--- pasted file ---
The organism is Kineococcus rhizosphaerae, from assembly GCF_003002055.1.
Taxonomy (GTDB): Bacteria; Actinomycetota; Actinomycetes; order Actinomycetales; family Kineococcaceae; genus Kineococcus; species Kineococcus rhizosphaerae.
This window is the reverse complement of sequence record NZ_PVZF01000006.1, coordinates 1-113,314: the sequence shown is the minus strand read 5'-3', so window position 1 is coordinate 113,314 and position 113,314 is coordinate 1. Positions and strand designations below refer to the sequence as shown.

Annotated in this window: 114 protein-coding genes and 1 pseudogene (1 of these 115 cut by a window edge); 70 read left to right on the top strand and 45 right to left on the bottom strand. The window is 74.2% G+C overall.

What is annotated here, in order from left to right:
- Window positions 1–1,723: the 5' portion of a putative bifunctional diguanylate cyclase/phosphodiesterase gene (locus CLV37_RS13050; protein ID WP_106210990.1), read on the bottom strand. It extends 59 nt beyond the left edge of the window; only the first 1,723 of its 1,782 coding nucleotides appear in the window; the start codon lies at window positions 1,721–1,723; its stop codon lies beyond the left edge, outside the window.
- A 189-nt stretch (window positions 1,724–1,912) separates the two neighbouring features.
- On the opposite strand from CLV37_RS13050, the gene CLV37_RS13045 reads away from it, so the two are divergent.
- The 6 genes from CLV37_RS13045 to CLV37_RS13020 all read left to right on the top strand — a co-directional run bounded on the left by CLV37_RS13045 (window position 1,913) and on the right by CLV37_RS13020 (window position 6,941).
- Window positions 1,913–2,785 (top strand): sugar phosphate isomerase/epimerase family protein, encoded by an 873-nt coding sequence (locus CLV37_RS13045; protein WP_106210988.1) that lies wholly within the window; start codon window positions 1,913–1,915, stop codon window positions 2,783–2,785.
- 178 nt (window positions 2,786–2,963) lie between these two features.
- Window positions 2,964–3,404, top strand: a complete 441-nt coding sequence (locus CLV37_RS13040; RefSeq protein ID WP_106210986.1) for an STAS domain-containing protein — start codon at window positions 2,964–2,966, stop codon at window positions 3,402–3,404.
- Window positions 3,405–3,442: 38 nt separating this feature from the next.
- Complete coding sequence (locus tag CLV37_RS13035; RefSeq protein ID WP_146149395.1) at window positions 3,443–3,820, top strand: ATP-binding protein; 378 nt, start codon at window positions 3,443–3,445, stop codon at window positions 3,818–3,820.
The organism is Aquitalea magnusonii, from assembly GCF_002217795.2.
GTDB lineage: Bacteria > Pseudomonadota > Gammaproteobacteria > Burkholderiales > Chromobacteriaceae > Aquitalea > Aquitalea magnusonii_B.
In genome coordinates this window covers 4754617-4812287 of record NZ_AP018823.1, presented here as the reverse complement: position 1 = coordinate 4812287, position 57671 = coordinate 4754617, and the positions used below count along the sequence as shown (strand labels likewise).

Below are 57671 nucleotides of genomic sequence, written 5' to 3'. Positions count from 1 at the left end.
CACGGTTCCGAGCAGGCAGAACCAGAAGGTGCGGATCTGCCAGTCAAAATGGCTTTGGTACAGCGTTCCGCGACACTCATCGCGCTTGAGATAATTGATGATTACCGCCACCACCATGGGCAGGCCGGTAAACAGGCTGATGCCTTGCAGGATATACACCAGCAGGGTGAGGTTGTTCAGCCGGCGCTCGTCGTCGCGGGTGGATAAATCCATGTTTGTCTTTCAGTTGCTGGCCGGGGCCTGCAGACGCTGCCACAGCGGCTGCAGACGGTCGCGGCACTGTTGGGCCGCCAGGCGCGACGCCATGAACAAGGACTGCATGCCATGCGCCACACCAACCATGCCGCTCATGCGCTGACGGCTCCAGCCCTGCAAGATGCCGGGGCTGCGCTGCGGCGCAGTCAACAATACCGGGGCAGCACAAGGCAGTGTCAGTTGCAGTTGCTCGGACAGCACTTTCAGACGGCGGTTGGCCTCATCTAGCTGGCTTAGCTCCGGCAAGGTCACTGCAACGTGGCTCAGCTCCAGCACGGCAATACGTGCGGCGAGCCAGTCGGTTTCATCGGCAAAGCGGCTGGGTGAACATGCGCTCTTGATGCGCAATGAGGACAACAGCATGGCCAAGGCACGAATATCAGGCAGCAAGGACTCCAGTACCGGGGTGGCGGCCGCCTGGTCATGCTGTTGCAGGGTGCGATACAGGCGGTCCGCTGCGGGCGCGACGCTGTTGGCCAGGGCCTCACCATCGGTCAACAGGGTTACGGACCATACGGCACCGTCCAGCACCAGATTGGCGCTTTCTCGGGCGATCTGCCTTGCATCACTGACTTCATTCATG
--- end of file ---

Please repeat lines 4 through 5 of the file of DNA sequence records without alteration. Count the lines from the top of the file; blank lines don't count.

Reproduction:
Annotated in this window: 114 protein-coding genes and 1 pseudogene (1 of these 115 cut by a window edge); 70 read left to right on the top strand and 45 right to left on the bottom strand. The window is 74.2% G+C overall.

What is annotated here, in order from left to right: